To begin with, this album has simply been dragging me back to it the entire month. From a sonics and songwriting standpoint Bark Your Head Off, Dog is an incredibly interesting listen. The instrumentation throughout the album is dynamic and layered and on many of the tracks the song structure shifts and changes in natural and captivating ways. The album also intrigues lyrically, with literary and biblical call backs that I found worthy of returning to and trying to decipher. Long story short: the entire record is layered and interesting enough to warrant return listens and is also catchy and fun at the same time. It has been an album I simply have not been able to leave behind since its release.
Fav Tracks: How Simple, Not Abel, What The Writer Meant, Look of Love
3. Anteloper- Kudu
It’s both easy and difficult to describe this album. On one hand, it is an experimental jazz album comprising mostly of synth-glued improvisational tracks from trumpeter Jaimie Branch and drummer Jason Nazary. On the other, it is difficult to fully describe the type of experience a listener is going to get with this album.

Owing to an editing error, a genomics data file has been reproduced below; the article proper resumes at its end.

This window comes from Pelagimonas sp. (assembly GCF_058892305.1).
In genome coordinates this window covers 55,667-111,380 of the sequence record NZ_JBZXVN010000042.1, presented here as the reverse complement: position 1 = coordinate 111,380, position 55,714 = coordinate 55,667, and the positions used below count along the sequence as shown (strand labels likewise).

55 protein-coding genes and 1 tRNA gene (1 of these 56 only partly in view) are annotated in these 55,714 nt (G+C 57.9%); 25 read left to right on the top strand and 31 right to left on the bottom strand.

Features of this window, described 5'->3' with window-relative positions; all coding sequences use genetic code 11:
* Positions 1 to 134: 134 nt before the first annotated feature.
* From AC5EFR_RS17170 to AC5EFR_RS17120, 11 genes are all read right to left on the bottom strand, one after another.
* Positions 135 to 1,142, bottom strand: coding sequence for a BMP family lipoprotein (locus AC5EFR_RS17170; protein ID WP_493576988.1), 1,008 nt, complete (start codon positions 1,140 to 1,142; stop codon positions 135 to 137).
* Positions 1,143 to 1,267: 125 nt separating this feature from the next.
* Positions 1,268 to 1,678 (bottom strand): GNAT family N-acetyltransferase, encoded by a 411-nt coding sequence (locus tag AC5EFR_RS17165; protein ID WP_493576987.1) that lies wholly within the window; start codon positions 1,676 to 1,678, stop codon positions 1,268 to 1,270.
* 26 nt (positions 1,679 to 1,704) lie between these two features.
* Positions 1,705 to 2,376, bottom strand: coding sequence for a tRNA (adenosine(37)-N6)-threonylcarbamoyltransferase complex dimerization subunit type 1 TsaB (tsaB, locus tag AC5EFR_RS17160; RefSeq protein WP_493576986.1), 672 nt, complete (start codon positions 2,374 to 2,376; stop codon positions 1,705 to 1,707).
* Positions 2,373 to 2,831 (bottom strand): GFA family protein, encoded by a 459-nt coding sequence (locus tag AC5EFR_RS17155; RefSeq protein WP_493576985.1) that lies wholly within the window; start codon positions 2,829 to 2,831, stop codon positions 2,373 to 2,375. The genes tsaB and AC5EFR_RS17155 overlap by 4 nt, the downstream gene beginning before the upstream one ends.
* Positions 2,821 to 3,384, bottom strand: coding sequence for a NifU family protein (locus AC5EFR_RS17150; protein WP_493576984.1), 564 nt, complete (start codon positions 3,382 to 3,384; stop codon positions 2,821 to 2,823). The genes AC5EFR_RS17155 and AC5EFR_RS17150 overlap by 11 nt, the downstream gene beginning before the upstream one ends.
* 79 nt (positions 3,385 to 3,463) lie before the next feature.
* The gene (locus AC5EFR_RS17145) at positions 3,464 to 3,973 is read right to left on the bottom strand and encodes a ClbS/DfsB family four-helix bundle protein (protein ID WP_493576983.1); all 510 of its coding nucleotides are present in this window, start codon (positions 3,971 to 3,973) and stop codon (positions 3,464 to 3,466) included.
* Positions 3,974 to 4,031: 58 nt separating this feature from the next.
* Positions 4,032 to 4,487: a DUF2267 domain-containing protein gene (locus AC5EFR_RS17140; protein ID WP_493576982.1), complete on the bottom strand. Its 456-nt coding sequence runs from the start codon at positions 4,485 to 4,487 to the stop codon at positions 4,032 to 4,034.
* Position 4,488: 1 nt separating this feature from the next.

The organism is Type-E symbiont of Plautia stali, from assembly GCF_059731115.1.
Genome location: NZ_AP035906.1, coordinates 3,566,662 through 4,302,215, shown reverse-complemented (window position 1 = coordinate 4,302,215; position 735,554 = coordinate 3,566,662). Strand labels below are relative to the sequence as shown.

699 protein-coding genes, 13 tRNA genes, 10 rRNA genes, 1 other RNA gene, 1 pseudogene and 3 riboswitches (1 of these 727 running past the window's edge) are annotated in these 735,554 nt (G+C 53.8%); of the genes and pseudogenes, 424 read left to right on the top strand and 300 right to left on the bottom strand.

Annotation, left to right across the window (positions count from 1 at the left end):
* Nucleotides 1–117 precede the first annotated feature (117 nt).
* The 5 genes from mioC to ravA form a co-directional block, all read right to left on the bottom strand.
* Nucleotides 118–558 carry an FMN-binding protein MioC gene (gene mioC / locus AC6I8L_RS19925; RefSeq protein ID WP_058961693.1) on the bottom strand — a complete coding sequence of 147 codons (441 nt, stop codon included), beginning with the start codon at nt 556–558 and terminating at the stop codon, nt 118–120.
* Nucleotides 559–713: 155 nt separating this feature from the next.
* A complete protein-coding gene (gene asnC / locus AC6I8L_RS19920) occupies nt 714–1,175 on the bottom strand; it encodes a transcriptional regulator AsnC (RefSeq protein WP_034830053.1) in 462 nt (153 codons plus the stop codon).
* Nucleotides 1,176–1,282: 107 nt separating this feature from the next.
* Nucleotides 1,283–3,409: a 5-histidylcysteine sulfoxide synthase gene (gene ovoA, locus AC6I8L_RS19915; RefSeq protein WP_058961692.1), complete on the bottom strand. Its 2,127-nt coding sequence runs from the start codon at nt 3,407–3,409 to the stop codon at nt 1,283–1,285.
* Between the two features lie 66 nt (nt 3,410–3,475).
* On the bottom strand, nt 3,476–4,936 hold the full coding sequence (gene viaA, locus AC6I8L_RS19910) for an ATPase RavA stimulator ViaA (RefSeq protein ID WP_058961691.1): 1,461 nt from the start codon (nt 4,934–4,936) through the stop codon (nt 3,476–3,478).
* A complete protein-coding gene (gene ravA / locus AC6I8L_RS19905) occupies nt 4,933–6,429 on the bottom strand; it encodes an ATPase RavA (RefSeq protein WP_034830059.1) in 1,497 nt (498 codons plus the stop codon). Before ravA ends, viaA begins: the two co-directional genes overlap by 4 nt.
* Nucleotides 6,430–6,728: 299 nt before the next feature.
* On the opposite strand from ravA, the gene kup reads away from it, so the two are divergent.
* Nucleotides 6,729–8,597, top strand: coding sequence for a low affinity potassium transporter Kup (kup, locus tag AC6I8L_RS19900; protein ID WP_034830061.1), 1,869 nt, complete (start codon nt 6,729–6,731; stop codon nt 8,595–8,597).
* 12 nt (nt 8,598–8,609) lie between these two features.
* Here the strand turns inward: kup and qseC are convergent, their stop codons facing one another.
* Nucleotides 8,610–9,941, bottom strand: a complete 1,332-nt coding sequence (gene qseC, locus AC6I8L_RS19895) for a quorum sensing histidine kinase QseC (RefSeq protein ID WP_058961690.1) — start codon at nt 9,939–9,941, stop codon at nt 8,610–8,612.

Kudu, the debut album from Branch and Nazary’s duo Anteloper takes listeners by the collar and leads them through the 50 minute runtime. As a listener I never could really tell what was coming next, and honestly, it made the experience all the better. This is a wonderfully odd psychedelic and experimental jazz album that excels most in its unpredictability and effective use of a just a trumpet, drum, and synths to create a vast soundstage that is easy to get lost in. It is a testament to the control and character of Branch and Nazary that they have made and album that, even after listening to it multiple times, surprises and endears me with every listen.